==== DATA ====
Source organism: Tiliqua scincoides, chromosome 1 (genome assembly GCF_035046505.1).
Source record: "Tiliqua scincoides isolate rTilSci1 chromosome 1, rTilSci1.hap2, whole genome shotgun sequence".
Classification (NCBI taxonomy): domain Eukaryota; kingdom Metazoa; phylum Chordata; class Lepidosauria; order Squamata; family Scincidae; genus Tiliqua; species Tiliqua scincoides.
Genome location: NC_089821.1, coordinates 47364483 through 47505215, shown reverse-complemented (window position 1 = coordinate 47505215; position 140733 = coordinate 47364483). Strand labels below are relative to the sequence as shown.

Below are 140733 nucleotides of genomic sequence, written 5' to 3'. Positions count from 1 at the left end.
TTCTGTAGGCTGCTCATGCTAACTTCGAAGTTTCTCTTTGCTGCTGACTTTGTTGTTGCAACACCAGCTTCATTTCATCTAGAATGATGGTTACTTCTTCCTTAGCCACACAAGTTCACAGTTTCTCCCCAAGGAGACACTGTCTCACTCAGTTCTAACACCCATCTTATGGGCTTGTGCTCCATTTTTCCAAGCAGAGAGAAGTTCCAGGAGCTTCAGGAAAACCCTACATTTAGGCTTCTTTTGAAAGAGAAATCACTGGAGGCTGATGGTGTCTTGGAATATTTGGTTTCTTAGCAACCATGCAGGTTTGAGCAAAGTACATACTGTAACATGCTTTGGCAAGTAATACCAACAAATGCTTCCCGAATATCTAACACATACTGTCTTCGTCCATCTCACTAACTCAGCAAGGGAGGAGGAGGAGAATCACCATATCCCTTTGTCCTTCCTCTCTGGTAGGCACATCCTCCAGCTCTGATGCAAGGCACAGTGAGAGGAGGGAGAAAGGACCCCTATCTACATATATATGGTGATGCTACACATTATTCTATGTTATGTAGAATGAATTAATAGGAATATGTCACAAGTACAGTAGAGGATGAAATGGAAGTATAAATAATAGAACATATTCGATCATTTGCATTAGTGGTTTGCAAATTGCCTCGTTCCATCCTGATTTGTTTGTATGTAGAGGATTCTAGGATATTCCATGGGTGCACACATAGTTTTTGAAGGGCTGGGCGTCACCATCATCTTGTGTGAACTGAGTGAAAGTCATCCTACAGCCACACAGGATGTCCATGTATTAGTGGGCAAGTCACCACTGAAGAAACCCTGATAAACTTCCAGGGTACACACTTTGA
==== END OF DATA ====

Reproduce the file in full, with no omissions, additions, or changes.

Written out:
Source organism: Tiliqua scincoides, chromosome 1 (genome assembly GCF_035046505.1).
Source record: "Tiliqua scincoides isolate rTilSci1 chromosome 1, rTilSci1.hap2, whole genome shotgun sequence".
Classification (NCBI taxonomy): domain Eukaryota; kingdom Metazoa; phylum Chordata; class Lepidosauria; order Squamata; family Scincidae; genus Tiliqua; species Tiliqua scincoides.
Genome location: NC_089821.1, coordinates 47364483 through 47505215, shown reverse-complemented (window position 1 = coordinate 47505215; position 140733 = coordinate 47364483). Strand labels below are relative to the sequence as shown.

Below are 140733 nucleotides of genomic sequence, written 5' to 3'. Positions count from 1 at the left end.
TTCTGTAGGCTGCTCATGCTAACTTCGAAGTTTCTCTTTGCTGCTGACTTTGTTGTTGCAACACCAGCTTCATTTCATCTAGAATGATGGTTACTTCTTCCTTAGCCACACAAGTTCACAGTTTCTCCCCAAGGAGACACTGTCTCACTCAGTTCTAACACCCATCTTATGGGCTTGTGCTCCATTTTTCCAAGCAGAGAGAAGTTCCAGGAGCTTCAGGAAAACCCTACATTTAGGCTTCTTTTGAAAGAGAAATCACTGGAGGCTGATGGTGTCTTGGAATATTTGGTTTCTTAGCAACCATGCAGGTTTGAGCAAAGTACATACTGTAACATGCTTTGGCAAGTAATACCAACAAATGCTTCCCGAATATCTAACACATACTGTCTTCGTCCATCTCACTAACTCAGCAAGGGAGGAGGAGGAGAATCACCATATCCCTTTGTCCTTCCTCTCTGGTAGGCACATCCTCCAGCTCTGATGCAAGGCACAGTGAGAGGAGGGAGAAAGGACCCCTATCTACATATATATGGTGATGCTACACATTATTCTATGTTATGTAGAATGAATTAATAGGAATATGTCACAAGTACAGTAGAGGATGAAATGGAAGTATAAATAATAGAACATATTCGATCATTTGCATTAGTGGTTTGCAAATTGCCTCGTTCCATCCTGATTTGTTTGTATGTAGAGGATTCTAGGATATTCCATGGGTGCACACATAGTTTTTGAAGGGCTGGGCGTCACCATCATCTTGTGTGAACTGAGTGAAAGTCATCCTACAGCCACACAGGATGTCCATGTATTAGTGGGCAAGTCACCACTGAAGAAACCCTGATAAACTTCCAGGGTACACACTTTGA